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NBA's top scorers: Who is most consistent?

Posted on: January 13, 2011 2:00 pm
Edited on: January 13, 2011 5:15 pm
 
An analysis of the NBA's top 20 scorers, with a look at which players are the most consistent. Posted by Ben Golliver. kevin-durant-score

Scoring in volume has long been appreciated in the NBA. Wilt Chamberlain's 100 points; Kobe Bryant's 81; Michael Jordan's 63 points in the playoffs against the Celtics. Each of these scoring outbursts and countless others are front and center in NBA lore.

In recent years, scoring efficiently has been all the rage, with emphasis placed on players that shoot well from the field, get to the free throw line and don't require tons of shots to get their points. Players like Carmelo Anthony and Monta Ellis have drawn some criticism for their (relatively) inefficient chucking, while Chris Paul, LeBron James and Dwight Howard have received praise for their overall offensive efficiency.

But one critical aspect of scoring has been generally overlooked: consistency. Basketball coaches at every level are endlessly frustrated by players that don't bring it every night, and the NBA is no exception. Even among the NBA's elite scorers there can be a vast inconsistency in their output from night to night. 

Case in point: Miami Heat guard Dwyane Wade, currently the NBA's No. 6 scorer at 25.1 points per game, scored 17 points, 11 points and 3 points in a three-game stretch in November. A little more than a month later, Wade exploded for 40 points, 45 points and 25 points in a different three-game stretch. In all six games, Wade played at least 36 minutes and took at least 13 shots. Imagine how difficult those inconsistent results are for Miami Heat coach Eric Spoelstra to plan around.

Keep in mind: Wade is one of the league's most consistent and voluminous scorers, and he would never be able to average 25 points per game if he wasn't. The inconsistency headaches for coaches only increase as you move down the depth chart or into a team's bench. Of course, there are plenty of reasons to explain scoring inconsistency: specific defensive match-ups, an opponent's defensive gameplan, nagging injuries, streaky shooting, foul trouble, the list goes on and on. 

With that said, some players are going to be more consistent than others. And that consistency would seem to be valued by coaches. So let's ask and answer an interesting question: Of the league's top scorers, who truly represents the cream of the crop? Who brings it the most consistently on a night-in, night-out basis?
Let's take a look.

Scoring Consistency

Perhaps the cleanest way to calculate a player's scoring consistency is to use his game log to calculate his average scoring variance. This reflects how far from his scoring average he is on any give night. This sounds complicated, but it's really not.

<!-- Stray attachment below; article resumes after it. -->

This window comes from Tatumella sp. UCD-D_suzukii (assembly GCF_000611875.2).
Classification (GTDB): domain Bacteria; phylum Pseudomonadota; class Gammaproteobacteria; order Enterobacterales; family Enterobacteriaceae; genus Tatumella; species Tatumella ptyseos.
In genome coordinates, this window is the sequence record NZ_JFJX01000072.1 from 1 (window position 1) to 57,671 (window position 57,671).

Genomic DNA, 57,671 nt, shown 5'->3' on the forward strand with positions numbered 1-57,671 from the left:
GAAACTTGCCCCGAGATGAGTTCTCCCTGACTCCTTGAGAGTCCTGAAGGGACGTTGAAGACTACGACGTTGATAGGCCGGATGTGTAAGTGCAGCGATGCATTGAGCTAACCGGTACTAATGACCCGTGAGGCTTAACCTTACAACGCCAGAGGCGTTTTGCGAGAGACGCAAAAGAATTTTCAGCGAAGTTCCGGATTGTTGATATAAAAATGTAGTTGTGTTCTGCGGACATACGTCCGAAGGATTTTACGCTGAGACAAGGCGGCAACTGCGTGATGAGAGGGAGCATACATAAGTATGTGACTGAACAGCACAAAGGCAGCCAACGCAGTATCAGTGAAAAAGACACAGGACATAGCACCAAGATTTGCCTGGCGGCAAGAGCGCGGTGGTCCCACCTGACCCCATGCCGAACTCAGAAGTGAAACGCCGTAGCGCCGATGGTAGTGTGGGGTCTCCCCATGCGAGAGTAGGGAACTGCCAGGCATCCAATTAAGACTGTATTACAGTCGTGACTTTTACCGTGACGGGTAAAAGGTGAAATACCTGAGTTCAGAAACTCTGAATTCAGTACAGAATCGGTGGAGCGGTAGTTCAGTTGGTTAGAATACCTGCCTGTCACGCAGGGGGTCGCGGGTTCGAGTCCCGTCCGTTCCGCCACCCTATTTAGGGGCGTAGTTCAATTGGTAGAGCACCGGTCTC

For example, let's say I average 30 points. My two scoring totals were 20 points and 40 points. The average difference from each of those points to the average (40 minus 30 and 30 minus 20) is 10. Now, let's say I average 30 points but I scored 31 points one night and 29 points the next. The average difference between those points and the average (31-30 and 30-29) is 1. Obviously, I would be scoring more consistently in the second example, when my average variance is 1, rather than the first example, when my average variance is 10.

To further emphasize consistency, simply divide that average variance by the player's points per game. This gives a percentage between 0% and 100%. 0% is perfectly consistent, while 100% is completely inconsistent. In the first example, my percentage would be 33% (10/30). In the second example, my percentage would be 3.3% (1/30). We'll refer to that percentage as a player's Shake. The lower the Shake, the more consistent the player's scoring.

When you analyze the league's top scorers or No. 1 scoring options, almost all of them fall between 20% and 30% on this Shake scale. In other words, they won't always produce totally consistently, but they will produce within a fairly narrow range.  If you move to reserve players, that number usually falls to 40% to 50%, a reflection of changing minutes and a generally lower talent level. If you move to the deep, deep bench players, a 60%+ isn't totally uncommon. 


The League's Best Scorers, By Consistency

In this analysis, Shake was calculated for each of the NBA's top 20 scorers in games played through Tuesday, Jan. 12. 

When we look at a scatterplot of the league's elite scorers in terms of their consistency, a few interesting pieces jump out. (Click here for the full-size version .) On this chart, the X-axis refers to points per game. The further to the right you go, the more a player scorers. The Y-axis represents scoring consistency: the lower you go, the more consistent a player is, the higher you go, the more inconsistent a player is. The best place to be on this chart is the lower right hand corner and its vicinity. Conversely, the worst place to be on this chart is the upper left hand corner and its vicinity.

shake-vs-ppg

First, Oklahoma City Thunder forward Kevin Durant is absolutely in a class by himself. He's the league's best scorer, in terms of both volume and consistency, by leaps and bounds. Last year, Durant made headlines for his insane streak of 25+ points in a game and his consistency is off the charts again this year. His rating (13.68%) blows away the next closest player, the Los Angeles Clippers' Eric Gordon (20.4%).